Calder Trophy (outstanding rookie): Logan Couture of the San Jose Sharks, New York Isles' Michael Grabner, and Jeff Skinner of the Carolina Hurricanes
The three rookies all had incredibly impressive debuts in the NHL, with Couture finishing 2nd in both goals and points among rookies, while Grabner and Skinner were the leaders in those categories (respectively). Couture continued his good year in the post-season, scoring 14 points in 18 games for the Sharks as they were ousted in the Western Conference Finals by the Canucks. If his performance was enough for the voters to overlook Grabner and Skinner's productive regular seasons, Couture could walk away with the Calder for his performance all-year round.
Jack Adams Award (for most outstanding coach): Pittsburgh Penguins head coach Dan Bylsma, Barry Trotz of the Nashville Predators, and Alain Vigneault of the Vancouver Canucks.
As far as overcoming adversity, Dan Bylsma is the runaway favorite for how he dealt with the losses of Sidney Crosby, Evgeni Malkin, and for most of the season Jordan Staal. The Penguins still finished the season fourth in the Eastern Conference with 106 points, but the lack of star power forced them out of the playoffs after losing their first round matchup to the Tampa Bay Lightning.
For all Vancouver has lost this season, the Jack Adams should be one that they take home and put next to the President's Trophy they won for finishing first in the regular season, and the Clarence S. Campbell Bowl for representing the Western Conference in the Cup Final. Alain Vigneault did a tremendous job coaching a very talented team, and the Canucks finished the regular season 10 points ahead of the nearest team in the league standings. They led the league in both goals for (258) and goals against (180), and came one win shy of winning the Stanley Cup on home-ice.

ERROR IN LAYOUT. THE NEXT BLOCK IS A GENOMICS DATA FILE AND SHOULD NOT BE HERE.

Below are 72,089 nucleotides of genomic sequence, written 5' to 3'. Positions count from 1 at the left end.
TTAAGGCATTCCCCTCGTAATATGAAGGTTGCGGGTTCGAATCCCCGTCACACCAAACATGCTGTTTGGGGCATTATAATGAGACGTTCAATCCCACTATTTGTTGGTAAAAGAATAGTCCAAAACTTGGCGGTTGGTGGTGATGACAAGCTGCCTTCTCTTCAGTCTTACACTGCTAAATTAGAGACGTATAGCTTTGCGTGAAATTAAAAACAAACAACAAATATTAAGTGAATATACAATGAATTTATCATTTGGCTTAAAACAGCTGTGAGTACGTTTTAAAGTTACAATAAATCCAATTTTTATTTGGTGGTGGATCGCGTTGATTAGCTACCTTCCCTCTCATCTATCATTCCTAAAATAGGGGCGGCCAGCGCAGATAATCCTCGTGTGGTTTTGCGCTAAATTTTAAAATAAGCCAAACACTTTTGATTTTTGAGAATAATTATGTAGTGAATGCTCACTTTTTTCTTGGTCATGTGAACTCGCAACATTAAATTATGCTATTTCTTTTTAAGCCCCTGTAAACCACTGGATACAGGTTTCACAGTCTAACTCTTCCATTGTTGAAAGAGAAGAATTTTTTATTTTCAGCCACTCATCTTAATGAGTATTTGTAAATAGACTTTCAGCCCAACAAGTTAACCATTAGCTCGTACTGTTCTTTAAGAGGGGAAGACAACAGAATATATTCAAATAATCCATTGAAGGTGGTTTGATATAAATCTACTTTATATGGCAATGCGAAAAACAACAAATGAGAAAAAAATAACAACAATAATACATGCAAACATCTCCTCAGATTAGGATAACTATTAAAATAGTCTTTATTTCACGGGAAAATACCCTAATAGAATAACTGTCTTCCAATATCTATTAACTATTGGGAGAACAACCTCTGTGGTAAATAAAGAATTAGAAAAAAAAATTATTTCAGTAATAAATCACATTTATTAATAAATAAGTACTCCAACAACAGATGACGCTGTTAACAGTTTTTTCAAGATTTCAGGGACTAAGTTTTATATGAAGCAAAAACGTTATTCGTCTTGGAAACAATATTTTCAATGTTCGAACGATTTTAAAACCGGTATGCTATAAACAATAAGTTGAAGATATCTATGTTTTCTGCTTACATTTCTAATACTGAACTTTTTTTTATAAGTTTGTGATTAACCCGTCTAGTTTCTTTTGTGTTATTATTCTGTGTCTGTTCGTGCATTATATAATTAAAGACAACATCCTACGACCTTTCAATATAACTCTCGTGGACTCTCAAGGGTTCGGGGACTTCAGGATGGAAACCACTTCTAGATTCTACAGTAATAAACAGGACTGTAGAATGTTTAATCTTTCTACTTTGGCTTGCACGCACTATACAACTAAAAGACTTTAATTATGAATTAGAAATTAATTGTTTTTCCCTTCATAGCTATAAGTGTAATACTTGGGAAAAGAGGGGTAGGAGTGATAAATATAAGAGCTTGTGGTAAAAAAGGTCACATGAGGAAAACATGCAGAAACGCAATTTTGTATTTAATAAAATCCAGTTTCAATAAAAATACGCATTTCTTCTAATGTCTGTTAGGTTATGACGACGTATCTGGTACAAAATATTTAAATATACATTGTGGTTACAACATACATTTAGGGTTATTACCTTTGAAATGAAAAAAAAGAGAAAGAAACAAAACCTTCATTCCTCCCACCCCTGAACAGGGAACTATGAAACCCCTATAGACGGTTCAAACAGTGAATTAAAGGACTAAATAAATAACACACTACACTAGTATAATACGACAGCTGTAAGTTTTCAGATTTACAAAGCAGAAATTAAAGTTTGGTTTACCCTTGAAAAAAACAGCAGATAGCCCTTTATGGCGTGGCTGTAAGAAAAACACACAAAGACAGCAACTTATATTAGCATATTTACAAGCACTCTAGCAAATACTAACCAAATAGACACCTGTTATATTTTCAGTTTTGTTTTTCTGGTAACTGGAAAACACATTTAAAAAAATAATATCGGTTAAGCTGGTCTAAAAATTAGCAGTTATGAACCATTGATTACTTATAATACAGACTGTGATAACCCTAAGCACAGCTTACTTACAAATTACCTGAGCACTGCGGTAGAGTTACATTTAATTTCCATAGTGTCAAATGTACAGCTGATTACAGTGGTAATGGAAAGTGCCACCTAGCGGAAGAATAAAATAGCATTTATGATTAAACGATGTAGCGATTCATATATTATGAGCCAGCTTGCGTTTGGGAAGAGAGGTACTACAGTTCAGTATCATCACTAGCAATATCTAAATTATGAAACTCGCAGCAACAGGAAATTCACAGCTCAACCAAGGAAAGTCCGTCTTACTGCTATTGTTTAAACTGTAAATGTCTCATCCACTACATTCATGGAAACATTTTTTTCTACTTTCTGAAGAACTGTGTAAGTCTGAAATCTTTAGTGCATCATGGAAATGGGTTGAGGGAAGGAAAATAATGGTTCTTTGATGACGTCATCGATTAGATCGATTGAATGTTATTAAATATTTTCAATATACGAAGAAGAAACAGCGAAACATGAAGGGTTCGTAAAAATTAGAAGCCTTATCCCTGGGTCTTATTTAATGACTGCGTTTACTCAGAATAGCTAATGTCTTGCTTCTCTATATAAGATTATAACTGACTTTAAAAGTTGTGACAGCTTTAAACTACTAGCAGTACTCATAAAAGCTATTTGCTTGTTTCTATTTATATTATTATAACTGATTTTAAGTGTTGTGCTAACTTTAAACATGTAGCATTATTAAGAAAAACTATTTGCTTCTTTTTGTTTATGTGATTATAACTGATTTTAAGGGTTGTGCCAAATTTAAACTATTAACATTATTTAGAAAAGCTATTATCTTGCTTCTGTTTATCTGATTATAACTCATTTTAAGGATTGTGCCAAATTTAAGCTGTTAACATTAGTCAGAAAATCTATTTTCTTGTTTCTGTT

Selke Trophy (awarded to the best defensive forward): Pavel Datsyuk of the Detroit Red Wings, Vancouver's Ryan Kesler, and Chicago Blackhawks captain Jonathan Toews.
Pavel Datsyuk has won the award in the last three straight years, but Kesler established himself as an elite two-way centre this year. He played against other teams' top lines, and cut his penalty minutes nearly in half from last season. Toews had the most points this season out of the nominees, as well as the best plus-minus rating with a plus-25.
Lady Byng Trophy (most gentlemanly player): Loui Eriksson of the Dallas Stars, Lidstrom, and St. Louis.
Eriksson had just eight penalty minutes while notching 73 points this season, but Martin St. Louis, who is the defending champion in this category, looks to be on his way to his second straight Lady Byng. St Louis took just 12 penalty minutes while scoring 99 points, ranking second in the league in points and assists.
Trophies already awarded include The Maurice "Rocket" Richard Trophy, awarded to the top goal scorer in the regular season (Corey Perry); the Art Ross Trophy for most points (Daniel Sedin); and the William Jennings Trophy for the goaltending tandem with the fewest goals scored against them (Luongo, Cory Schneider).
This opinion article was written by an independent writer. The opinions and views expressed herein are those of the author and are not necessarily intended to reflect those of DigitalJournal.com